ArtsAutosBooksBusinessEducationEntertainmentFamilyFashionFoodGamesGenderHealthHolidaysHomeHubPagesPersonal FinancePetsPoliticsReligionSportsTechnologyTravel

What to Wear to Install Insulation

Updated on December 9, 2012
Man in a protective suit
Man in a protective suit | Source

Every type of construction project requires proper work wear in order to stay safe and prevent injury. While insulation work is typically not thought to be dangerous, there are certainly some health risks associated with the installation of many different types of insulation. Breaking the types of insulation being installed into categories will show what type of clothing to wear while installing the insulation products.

Fiberglass Insulation

Installing fiberglass insulation requires you to cover as much of your body as possible to avoid getting the small glass fibers embedded in your skin. Wearing disposable coveralls that come with a hood works very well for covering your body completely and is simply thrown away at the end of the job. They can be purchased at almost any hardware store and are typically found in the paint department.

Eye protection prevents glass fibers from causing irritation or possibly even infections in the eye. Safety glasses work well for this application.

Latex or rubber gloves work well on the hands to prevent the hands from getting glass fibers on them and spreading the fibers onto other parts of the body.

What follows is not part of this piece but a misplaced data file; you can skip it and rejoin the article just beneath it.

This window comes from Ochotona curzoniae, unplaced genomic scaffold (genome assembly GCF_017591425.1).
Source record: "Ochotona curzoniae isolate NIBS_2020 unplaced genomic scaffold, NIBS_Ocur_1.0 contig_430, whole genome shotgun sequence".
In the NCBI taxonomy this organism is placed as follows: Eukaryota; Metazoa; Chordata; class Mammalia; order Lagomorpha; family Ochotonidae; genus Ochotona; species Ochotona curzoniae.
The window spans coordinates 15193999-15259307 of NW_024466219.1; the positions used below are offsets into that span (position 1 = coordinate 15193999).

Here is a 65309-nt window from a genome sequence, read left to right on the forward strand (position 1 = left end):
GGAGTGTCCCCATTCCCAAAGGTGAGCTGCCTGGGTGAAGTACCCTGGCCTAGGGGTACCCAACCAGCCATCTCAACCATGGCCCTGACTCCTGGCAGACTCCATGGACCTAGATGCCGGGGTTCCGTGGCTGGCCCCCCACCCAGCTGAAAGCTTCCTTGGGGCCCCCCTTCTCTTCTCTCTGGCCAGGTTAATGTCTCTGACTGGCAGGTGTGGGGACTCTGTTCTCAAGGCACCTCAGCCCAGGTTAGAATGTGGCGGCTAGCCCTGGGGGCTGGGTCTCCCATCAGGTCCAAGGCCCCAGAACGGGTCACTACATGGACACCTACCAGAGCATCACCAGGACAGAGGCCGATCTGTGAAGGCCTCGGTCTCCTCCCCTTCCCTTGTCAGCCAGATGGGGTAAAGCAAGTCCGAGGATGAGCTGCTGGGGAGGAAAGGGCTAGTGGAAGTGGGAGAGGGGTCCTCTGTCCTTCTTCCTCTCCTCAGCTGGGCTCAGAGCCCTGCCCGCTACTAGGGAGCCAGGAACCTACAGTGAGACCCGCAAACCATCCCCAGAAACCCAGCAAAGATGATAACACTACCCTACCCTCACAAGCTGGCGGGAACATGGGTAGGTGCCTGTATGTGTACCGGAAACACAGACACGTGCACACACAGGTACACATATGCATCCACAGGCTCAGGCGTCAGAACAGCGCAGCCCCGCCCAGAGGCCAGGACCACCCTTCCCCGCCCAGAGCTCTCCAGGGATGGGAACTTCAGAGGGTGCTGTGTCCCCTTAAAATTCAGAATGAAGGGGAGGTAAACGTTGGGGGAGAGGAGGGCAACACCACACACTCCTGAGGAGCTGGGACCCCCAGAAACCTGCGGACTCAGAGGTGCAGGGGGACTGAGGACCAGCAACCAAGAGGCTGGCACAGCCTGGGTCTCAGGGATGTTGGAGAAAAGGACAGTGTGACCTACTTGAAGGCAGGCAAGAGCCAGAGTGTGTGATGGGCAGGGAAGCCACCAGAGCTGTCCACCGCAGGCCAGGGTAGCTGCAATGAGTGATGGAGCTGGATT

In order to prevent inhalation of glass fibers, a dust mask is the minimum recommended covering for the mouth and nose. Inhalation of glass fibers can cause a lot of pain and can have adverse lung health effects. This is why it is recommended to wear a respirator instead of a dust mask to fully prevent fiberglass fiber inhalation.

Cellulose Insulation

Cellulose poses no health risks or irritation to skin, so it can be installed in just about any type of clothing option.

Cellulose is very dusty when installed so it is recommended to wear a dust mask to prevent inhalation and safety glasses to prevent the dust from accumulating in the corners of the eyes.

Spray Foam Insulation

Spray foam insulation requires disposable coveralls as the spray foam adheres to almost any surface including skin. This also means that covering the face becomes an important element to installing spray foam.

A respirator must be worn when installing spray foam as the off gassing during install can be deadly if inhaled for prolonged periods of time. This covers the lower part of the face. Lab goggles have to be worn to prevent the over spray from getting into the eyes. The rest of the face should be coated with Vaseline. This will prevent the spray foam from sticking to the skin.

Latex or rubber gloves should be worn to protect the hands.

Hazardous Materials

There are a few types of insulation that exist in homes prior to 1970 that you should not expose yourself to. These insulation typically contain asbestos and /or formaldehyde. Here is a list of these insulation materials: